This is a discussion on Appendix carry within the Defensive Carry Holsters & Carry Options forums, part of the Defensive Carry Discussions category; Originally Posted by grnzbra
What's that rule about not pointing a gun at something you're not willing to destroy?
My thoughts exactly. For highly trained ...
December 1st, 2005 07:10 PM
Originally Posted by grnzbra
My thoughts exactly. For highly trained individuals, this is an option. Executive/Dignitary Protection types often employ this technique. However, a fairly large percentage of people (in a real lethal force stuation) AD a firearm as soon as it clears the holster, due to stress induced involuntary clenching of the fists.
Personally, I'd rather burn my butt cheek than perform a ballistic castration job on myself.
December 3rd, 2005 09:38 AM
Listen, Think and React.....Nuff Said.....
December 3rd, 2005 01:50 PM
I can't see how appendix cary could be well concealed on me. I am not super skinny , but am far from overweight. I guess for a small pistol.
December 5th, 2005 12:16 AM
The topic of carrying a firearm is important to me considering this is part of a weekly lecture I give and it is always good to see people talking about alternate methods as with Gabe Suarez suggestion.
If appendix carry fits a person's needs then they should use it.
The basic considerations are on any method of carry,
* Comfort -- "all day long"
* Easy to draw/holster
* The holster stays open once drawn for easy holstering.
ACCJT Certified LEO DT Instructor
December 5th, 2005 11:20 AM
Not trying to flame, or "convert you", but if there are that many ND's during weapon presentation, there are more folks walking around half-assed than I've met. Try it with Safety-rounds. My experience was that the muzzle was clear before my safety was disengaged (1911), in fact, it was alomst impossible to take the safety off before clearing. Glocks are a different matter, but if you feel confident carrying one with a round in the chamber, location should not matter.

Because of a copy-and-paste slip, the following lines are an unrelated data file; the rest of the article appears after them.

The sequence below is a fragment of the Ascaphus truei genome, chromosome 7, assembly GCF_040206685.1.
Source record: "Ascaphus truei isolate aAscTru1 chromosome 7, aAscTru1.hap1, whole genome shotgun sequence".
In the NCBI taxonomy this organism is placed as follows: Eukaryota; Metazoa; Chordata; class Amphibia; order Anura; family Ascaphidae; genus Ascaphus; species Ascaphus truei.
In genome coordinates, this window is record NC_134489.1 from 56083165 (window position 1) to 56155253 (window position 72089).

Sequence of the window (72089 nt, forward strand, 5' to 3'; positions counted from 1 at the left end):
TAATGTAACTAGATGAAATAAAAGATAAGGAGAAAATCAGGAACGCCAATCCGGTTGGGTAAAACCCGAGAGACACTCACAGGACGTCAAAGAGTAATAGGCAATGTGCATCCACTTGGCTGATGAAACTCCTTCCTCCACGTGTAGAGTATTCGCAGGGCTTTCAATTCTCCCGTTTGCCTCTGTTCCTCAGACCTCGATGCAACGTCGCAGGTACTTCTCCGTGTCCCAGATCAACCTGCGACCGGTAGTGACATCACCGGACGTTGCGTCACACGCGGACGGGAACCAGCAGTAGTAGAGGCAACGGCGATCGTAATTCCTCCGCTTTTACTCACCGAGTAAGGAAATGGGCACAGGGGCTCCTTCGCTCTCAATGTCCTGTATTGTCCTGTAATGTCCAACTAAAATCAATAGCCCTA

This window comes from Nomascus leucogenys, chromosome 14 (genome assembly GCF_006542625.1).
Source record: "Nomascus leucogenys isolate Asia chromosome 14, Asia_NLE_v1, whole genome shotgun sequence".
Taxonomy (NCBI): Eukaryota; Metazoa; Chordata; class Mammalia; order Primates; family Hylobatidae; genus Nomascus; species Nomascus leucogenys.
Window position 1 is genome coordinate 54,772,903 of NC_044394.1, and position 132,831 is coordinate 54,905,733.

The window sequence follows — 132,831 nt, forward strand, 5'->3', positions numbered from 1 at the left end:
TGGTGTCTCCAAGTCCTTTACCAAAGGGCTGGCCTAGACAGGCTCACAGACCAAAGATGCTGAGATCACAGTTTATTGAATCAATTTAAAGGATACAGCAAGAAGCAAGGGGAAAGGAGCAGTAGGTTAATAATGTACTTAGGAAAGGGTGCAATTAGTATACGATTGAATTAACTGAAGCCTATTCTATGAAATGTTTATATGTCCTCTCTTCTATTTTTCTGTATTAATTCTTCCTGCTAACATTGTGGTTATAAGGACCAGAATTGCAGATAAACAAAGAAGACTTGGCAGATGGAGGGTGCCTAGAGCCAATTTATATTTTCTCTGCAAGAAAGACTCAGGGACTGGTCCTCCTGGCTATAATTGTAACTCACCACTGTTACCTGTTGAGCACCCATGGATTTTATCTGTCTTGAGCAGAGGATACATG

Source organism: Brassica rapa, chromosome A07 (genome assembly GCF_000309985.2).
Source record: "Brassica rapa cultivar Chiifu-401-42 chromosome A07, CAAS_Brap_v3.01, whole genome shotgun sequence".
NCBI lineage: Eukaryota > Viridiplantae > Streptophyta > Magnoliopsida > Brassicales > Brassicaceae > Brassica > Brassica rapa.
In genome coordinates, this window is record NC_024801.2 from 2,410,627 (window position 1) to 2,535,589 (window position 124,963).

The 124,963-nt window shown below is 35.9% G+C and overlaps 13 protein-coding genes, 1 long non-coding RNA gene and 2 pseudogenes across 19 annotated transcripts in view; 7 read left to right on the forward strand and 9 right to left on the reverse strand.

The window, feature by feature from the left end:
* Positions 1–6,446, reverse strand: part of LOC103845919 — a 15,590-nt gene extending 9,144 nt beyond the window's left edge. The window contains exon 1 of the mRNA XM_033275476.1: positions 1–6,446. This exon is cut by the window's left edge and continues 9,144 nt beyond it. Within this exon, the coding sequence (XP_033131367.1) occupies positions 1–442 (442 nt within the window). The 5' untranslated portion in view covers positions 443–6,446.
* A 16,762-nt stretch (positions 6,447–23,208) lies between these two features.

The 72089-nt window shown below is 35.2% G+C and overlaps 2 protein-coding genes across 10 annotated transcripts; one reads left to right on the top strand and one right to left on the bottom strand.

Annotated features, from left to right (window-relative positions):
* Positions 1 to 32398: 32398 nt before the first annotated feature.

Originally Posted by Gary Brommeland
December 5th, 2005 12:35 PM
My comments were not limited to 1911 pistols. The fact is that the majority of pistols carried for personal defense are some form of double action - usually carried with the safety on the "off" position.
During the stress of an actual shooting, a phenomenon known as "tachy-Psychia" occurs. If you've ever been in a car wreck, for example, you've probably experienced everything happening in "slow motion". This is an example of this effect. The other manifestations include auditory exclusion (a .357 mag inside a room sounds like a .25 auto), tunnel vision, and the ability to remember fine details in minute detail. The final effect (the one we are concerned with here) is that fine motor skills go out the window, and the muscles in the hands and forearms involuntarily clench. (Which can and and does result in an AD as soon as the finger reaches the trigger)
Now, I am not a trainer, but I have spent classroom and a bunch of range time with some of the best, and I am telling you that very, very few of them even consider carrying in any position other than strong side for this very reason.Yes, any decent trainer will teach his/her students to keep their finger in the "register" position, and that is the solution to the problem. However, the vast majority of people out there carrying a firearm for personal defense have never had any such training.
In closing, I have actually examined duty holsters with the muzzle plug shot out of them. It does happen - even to cops (who, generally speaking, have a higher level of formal defensive training than does the average citizen with a ccw.)
The key to street survival lies in getting proper training and using your brain. If you have not seen a situation shaping up and eased toward some type of cover BEFORE any shooting starts, you've already screwed up big time. If you need to "out draw" an opponent, you're probably gonna die. It is that simple - and that final.
This discussion might better be moved to a more appropriate forum, should ya'll wish to continue with it a bit further. ( I'll leave that decision to someone with a higher pay grade than mine ) Having said that, please keep in mind when choosing a holster system and carry position that it needs to be chosen with an eye toward it's actual functionality on the street. All of the above factors MUST be taken into consideration when a holster is designed by it's maker, or chosen by it's wearer.
Best wishes to all. Thanks for the rant!
Last edited by Gary Brommeland; December 5th, 2005 at 12:50 PM.
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